A record crowd of 62,500 art aficionados from around the world transformed this normally staid city on the Rhine into a six-day art extravaganza for the 41st edition of Art Basel, which brought together more than 300 galleries from 36 countries on June 16–20.
BASEL—A record crowd of 62,500 art aficionados from around the world transformed this normally staid city on the Rhine into a six-day art extravaganza for the 41st edition of Art Basel, which brought together more than 300 galleries from 36 countries on June 16–20. The number of satellite fairs increased to eleven from 10 last year, ranging from Basel regular Liste, the “Young Art Fair,” now in its 15th year, to the Verge Art Fair, making its first appearance in Switzerland.
Within minutes of the opening of the First Choice preview, Geneva’s Galerie Krugier sold Pablo Picasso’s Personnage sculpture, 1960—one of 26 works by the artist in its booth—for $15million. Many galleries, however, reported that in general buyers were taking their time and making carefully considered selections. But all agreed that collectors were willing to pay top dollar for blue-chip artworks, which were in abundance.
U.S. galleries were the most numerous, with 72 at the fair. Paul Gray, director of the Richard Gray Gallery, New York and Chicago, told ARTnewsletter, “We sold a wide range of works—from young American sculptor Malia Jensen’s little soap sculpture ($4,000) to Picasso’s Head of a Woman, ca. 1940s, at close to $4million.”
Skarstedt Gallery reported selling seven works within the first 90 minutes, including two pieces by George Condo: the bronze sculpture The Madman, 2005, for $375,000 and the painting The Colorful Banker, 2010, for $222,000. Another work that sold early was Are We Having Fun Yet?, 1987, a silk-screened photograph on vinyl by Barbara Kruger, which was purchased for $700,000, according to associate director Valerie Marquez.
It didn’t take long for Cheim & Reid to sell Louise Bourgeois’s Les Fleurs, an ensemble of 28 watercolors completed shortly before her death, last month, to an American collector for $1.4million or Joan Mitchell’s large painting Untitled, 1952, to a U.S. museum for $2.8 million, according to gallery principal Howard Read. “As a matter of fact, we had more than one buyer competing for both of them,” he added.
Carolina Nitsch, a New York–based publisher of high-end editions, showed some impressive Bourgeois works, including “Spirals,” 2005, a series of 12 woodcuts, which she said was sold to “a prominent Swiss collector” for about $200,000, and The Curved House, 2010, a pink marble sculpture, which sold for $180,000.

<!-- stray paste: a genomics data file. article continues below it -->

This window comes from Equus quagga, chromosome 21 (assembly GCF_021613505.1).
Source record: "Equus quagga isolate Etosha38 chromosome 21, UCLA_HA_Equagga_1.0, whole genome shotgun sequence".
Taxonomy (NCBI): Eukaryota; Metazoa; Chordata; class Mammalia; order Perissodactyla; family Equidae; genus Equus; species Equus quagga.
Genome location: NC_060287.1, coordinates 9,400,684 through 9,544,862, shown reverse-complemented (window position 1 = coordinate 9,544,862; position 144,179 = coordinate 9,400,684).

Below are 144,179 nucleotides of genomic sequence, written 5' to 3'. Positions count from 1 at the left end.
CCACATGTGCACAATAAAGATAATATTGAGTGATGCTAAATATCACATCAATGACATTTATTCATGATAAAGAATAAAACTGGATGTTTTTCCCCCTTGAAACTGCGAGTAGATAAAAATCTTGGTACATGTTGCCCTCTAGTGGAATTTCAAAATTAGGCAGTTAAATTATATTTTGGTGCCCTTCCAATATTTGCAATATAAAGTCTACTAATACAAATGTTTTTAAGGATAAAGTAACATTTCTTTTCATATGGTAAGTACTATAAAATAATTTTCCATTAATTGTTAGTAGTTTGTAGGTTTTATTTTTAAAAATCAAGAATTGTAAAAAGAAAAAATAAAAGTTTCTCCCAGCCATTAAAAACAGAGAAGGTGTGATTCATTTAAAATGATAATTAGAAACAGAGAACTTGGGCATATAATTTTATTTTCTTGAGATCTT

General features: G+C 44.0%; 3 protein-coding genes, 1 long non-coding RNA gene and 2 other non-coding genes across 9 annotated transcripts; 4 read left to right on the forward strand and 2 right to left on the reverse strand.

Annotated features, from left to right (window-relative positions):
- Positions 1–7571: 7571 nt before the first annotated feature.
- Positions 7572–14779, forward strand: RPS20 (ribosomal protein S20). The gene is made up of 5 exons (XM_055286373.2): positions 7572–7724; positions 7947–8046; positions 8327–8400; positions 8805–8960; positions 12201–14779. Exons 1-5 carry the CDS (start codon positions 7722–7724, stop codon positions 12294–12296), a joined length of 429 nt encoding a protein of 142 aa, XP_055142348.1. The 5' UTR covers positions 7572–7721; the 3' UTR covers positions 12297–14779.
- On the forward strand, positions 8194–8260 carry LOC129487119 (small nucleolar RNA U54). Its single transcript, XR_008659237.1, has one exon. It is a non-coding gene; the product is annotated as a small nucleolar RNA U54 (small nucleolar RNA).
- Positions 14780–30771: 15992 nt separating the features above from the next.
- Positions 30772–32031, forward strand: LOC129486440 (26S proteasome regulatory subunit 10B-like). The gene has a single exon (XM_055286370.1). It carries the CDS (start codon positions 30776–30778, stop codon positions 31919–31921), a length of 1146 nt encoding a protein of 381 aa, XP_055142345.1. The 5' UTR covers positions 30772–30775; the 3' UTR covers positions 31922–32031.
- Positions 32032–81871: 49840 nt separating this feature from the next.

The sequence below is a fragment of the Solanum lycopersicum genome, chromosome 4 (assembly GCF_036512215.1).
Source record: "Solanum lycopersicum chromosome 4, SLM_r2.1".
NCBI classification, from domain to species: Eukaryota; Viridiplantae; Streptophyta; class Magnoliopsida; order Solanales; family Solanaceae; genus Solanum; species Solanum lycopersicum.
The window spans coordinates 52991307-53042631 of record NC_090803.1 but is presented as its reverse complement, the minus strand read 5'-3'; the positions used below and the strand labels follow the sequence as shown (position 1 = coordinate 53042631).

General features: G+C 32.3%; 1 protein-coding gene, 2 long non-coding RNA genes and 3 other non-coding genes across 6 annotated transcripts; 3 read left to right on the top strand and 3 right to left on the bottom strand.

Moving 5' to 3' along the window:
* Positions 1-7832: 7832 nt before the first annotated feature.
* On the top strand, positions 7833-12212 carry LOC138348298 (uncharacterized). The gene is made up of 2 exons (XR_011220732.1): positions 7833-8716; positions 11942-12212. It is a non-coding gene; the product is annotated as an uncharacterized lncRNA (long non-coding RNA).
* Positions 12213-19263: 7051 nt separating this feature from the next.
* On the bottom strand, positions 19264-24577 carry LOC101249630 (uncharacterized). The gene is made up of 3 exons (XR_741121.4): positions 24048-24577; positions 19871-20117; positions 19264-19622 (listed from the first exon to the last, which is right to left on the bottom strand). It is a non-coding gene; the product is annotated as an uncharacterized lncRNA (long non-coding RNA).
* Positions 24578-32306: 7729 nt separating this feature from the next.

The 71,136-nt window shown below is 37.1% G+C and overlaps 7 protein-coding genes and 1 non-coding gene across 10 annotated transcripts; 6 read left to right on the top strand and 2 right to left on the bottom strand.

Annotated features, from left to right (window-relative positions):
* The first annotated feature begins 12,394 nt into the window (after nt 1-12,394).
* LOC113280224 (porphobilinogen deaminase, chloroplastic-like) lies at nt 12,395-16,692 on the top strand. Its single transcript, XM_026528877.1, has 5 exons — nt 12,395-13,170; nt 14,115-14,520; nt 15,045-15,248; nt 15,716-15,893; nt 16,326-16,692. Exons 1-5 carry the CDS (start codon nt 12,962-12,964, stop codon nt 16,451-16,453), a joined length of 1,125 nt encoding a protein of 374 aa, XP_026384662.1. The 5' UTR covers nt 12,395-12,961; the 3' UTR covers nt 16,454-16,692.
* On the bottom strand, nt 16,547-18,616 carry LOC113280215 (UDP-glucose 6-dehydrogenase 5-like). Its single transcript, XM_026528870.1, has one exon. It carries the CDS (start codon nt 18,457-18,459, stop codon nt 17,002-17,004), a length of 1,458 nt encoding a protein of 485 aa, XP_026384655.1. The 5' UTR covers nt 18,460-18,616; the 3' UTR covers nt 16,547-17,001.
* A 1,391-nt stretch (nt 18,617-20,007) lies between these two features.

Paris dealer Thaddaeus Ropac called the latest edition “the best fair since 2007. People felt the energy and made quick decisions, which surprised us.” Among the 35 works sold by the gallery were four oils by Georg Baselitz, including Ach, Mädchen grün; Trauerseeschwalbe; and Das Akademiemitglied, all 2010, which sold for €400,000 each; Anselm Kiefer’s monumental painting Paul Celan, 2006, for €600,000; and two embroidered canvases—Search and Destroy, 2010, and Lazy for Life, 2010—by Iranian artist Farhad Moshiri for $180,000 each, according to Ropac.
Jonathan Green, deputy executive chairman of Richard Green Gallery, London, noted that there were two tiers of buyers: “Those who go for top-quality art at the right price, and the more speculative buyers who go for new art in the $100,000 to $200,000 range.” Green reported selling a half dozen works in the $2million/10million price bracket, as well as Gerhard Richter’s painting Abstraktes Bild, 1989, for $1.8million.
“It took a while to calm down from the frantic opening moments to the serious business of negotiating and reflecting,” observed Georg Frei, senior partner of Thomas Ammann Fine Art, Zurich, who described business as “very strong.” Two works by Andy Warhol—Electric Chair, 1964–65, and Self-Portrait, 1966–67—sold quickly for prices in the $3million/5million range. “Our quiet corner of drawings was a big success,” as well, Frei said, with seven out of 14 sold, including a Cy Twombly for about $800,000 and a Picasso for $300,000.
More stands were curated this year, rather than simply hung. One of the standouts was the booth of Eva Presenhuber, Zurich, who lined up a series of four large rectangular sculptural works by the Swiss artist Valentin Carron and sold them all for €30,000 ($37,000) each. Presenhuber was also in the process of selling Diary of Clouds, a large installation by Ugo Rondinone comprising 52 wax “clouds” cast from clay and lined up on four shelves, with a $380,000 price tag.